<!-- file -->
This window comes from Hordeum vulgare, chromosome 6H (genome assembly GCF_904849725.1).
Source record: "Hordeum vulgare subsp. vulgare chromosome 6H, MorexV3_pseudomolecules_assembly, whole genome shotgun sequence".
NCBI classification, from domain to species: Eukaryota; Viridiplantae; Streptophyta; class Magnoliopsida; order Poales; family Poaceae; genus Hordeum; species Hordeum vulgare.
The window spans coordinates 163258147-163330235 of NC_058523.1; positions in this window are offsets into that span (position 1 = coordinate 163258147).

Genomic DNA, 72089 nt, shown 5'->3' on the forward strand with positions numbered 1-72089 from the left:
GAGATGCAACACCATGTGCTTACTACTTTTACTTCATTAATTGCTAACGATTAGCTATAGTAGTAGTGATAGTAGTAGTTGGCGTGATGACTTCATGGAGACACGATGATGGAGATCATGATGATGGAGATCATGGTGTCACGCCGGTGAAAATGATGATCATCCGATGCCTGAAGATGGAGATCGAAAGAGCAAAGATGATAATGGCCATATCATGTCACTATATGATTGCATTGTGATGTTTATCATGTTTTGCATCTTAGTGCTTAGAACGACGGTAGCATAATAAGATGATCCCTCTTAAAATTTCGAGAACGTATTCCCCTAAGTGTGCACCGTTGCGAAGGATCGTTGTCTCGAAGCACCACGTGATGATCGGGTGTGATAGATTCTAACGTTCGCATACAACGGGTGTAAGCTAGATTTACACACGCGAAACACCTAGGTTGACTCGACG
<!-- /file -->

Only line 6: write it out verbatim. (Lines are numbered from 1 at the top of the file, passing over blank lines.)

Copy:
GAGATGCAACACCATGTGCTTACTACTTTTACTTCATTAATTGCTAACGATTAGCTATAGTAGTAGTGATAGTAGTAGTTGGCGTGATGACTTCATGGAGACACGATGATGGAGATCATGATGATGGAGATCATGGTGTCACGCCGGTGAAAATGATGATCATCCGATGCCTGAAGATGGAGATCGAAAGAGCAAAGATGATAATGGCCATATCATGTCACTATATGATTGCATTGTGATGTTTATCATGTTTTGCATCTTAGTGCTTAGAACGACGGTAGCATAATAAGATGATCCCTCTTAAAATTTCGAGAACGTATTCCCCTAAGTGTGCACCGTTGCGAAGGATCGTTGTCTCGAAGCACCACGTGATGATCGGGTGTGATAGATTCTAACGTTCGCATACAACGGGTGTAAGCTAGATTTACACACGCGAAACACCTAGGTTGACTCGACG